Excerpt from: ‘The Dutch and German Communist Left (1900–68)’
In January 1921, the recognition of the KAPD as a ‘sympathiser-party’ of the Third International with a ‘permanent representative on the Executive’, (1) seemed to be a victory for the policy of opposition carried out by Gorter and Pannekoek. It was beginning to be possible for the Comintern and left-communism to work in common. At least that is how it seemed, reading Zinoviev, when he wrote in the name of the Executive Committee:
“The core of the KAPD contains some genuinely revolutionary workers. This party has taken a great step towards communism recently by excluding Laufenberg, Wolffheim and Otto Rühle from its ranks. The KAPD criticises our German comrades. This is no misfortune. The KPD is not in any case immune from errors: we only need to remember its attitude during the Kapp Putsch and during the last insurrection of the Berlin electricians…” (2)
The joint work between the left-communists and the Comintern was of short duration. It did not survive the 1921 March Action in Central Germany. The international environment was becoming more and more unfavourable, not only with the very clear retreat of the world revolution, but, above all, in relation to the politics of the Russian state. The foreign policy of this state, the events at Kronstadt and, finally, the politics of the Comintern in Germany were to be signposts towards the final break that happened at the Third Congress of the Comintern. Preceded by the expulsion of the minority from the CPH, even before the Third Congress, the expulsion of the KAPD in September 1921 sounded the death-knell of an international opposition in the Comintern. However, it was the Dutch communist left that took the lead of the international opposition even outside the International. Under the guidance of Gorter, but not of Pannekoek, a Communist Workers’ International (KAI) was formed. But this ultimately became an adventure without any future. It could only precipitate the decline in the communist-left tendency in the Netherlands, as in Germany, before the rise, at the end of the 1920s, of the Group of Communist Internationalists (GIC).
As the centre of gravity of the Dutch current moved to Germany, and even to Britain and Bulgaria, the Netherlands became the theoretical and political centre of the international left-communist movement.
The Retreat of the World-Revolution
The NEP (New Economic Policy) in the economic sphere, applied in Russia after March 1921, was preceded by a diplomatic NEP on the part of the Russian state. It sought to make alliances with various capitalist states. Through the mediation of Karl Radek, imprisoned in Germany, from autumn 1919 contacts were made with the Reichswehr and its generals, (3) but also with the millionaire Walther Rathenau, with the aim of investigating the possibility of a military and economic alliance between Germany and Russia. As early as October 1919, Radek stated clearly: ‘The possibility of a peace between capitalist states and proletarian states is not a utopia’. (4) A de facto alliance directed against the Treaty of Versailles and the Allies was established in 1920, during the Russian-Polish War; Germany declared its ‘neutrality’, which meant the prohibition of the transport of Allied munitions for Poland across its territory. Commercial agreements with Allied countries were sought and obtained: one was concluded between Great Britain and Russia on 16 March 1921, at the same time as the events in Kronstadt. The modus vivendi between the capitalist world and the Soviet state, denounced previously by Pannekoek, slowly became a reality. The contours of the Treaty of Rapallo on 16 April 1922 were beginning to emerge.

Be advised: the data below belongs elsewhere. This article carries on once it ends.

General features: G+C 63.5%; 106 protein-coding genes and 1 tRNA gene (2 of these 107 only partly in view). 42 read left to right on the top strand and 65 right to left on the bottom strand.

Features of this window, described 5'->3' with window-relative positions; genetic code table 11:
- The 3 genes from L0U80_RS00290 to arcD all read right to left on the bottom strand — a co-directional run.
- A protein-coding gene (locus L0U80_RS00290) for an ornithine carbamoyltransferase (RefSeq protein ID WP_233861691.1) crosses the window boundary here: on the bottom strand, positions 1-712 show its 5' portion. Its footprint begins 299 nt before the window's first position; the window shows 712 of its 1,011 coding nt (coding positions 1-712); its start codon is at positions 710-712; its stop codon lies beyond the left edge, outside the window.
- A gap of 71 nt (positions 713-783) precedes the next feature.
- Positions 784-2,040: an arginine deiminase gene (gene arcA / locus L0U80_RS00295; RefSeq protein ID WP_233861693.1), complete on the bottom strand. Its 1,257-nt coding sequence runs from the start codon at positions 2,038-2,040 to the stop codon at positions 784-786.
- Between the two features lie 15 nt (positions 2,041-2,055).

But most disturbing was the complete submission of the Comintern to the national aims of the Russian state. The latter tended to make its interests predominate over the revolutionary interests of the International. Turkey provides a striking example of this antagonism. From 1919, contacts were made in Berlin, with Radek again the intermediary, between the Russian government and the Turkish-nationalist leader, Enver Pasha, who later attended the Baku Congress. Friendly relations were established with Mustafa Kemal from 1920, leading to the signature of an agreement with Turkey on 16 March 1921. Mustafa Kemal not only crushed the peasant-movement, which was supported by the Comintern, but he also executed the entire leadership of the Turkish Communist Party, who had been trained in Germany by the Spartakists and were hostile to all nationalism. This massacre did not hinder the good relations between the Russian state and Turkey. (5) For the first time, it was shown that governments seeking good diplomatic relations with Russia could assassinate and outlaw revolutionary militants, members of the Comintern, without forfeiting their good relations with the Russian state whose policies were, in principle, subordinated to those of the Comintern. These events, unfolding in January 1921, were the direct consequence of the Second Congress’s acceptance of support for so-called ‘national-liberation’ movements.
1 The representative of the KAPD was Arthur Goldstein (pseudonym: Stahl) [→ note on Goldsteins’s political trajectory]
2 Letter from the Executive Committee of 15 January 1921, published in Die Aktion, No. 13–14, Berlin, April 1921.
3 See Carr 1952.
4 Radek 1919, pp. 11–12. Radek went even further in ‘advocating a modus vivendi with the capitalist states’. See also Fayet 2004, pp. 253–315.
5 In August 1920 the Soviet government delivered 400 kilograms of gold to Mustafa Kemal; arms followed shortly afterwards. To appear radical, the Kemal government formed an ‘official’ CP, composed of a whole selection of generals, ministers and high functionaries (see Dumont 1983)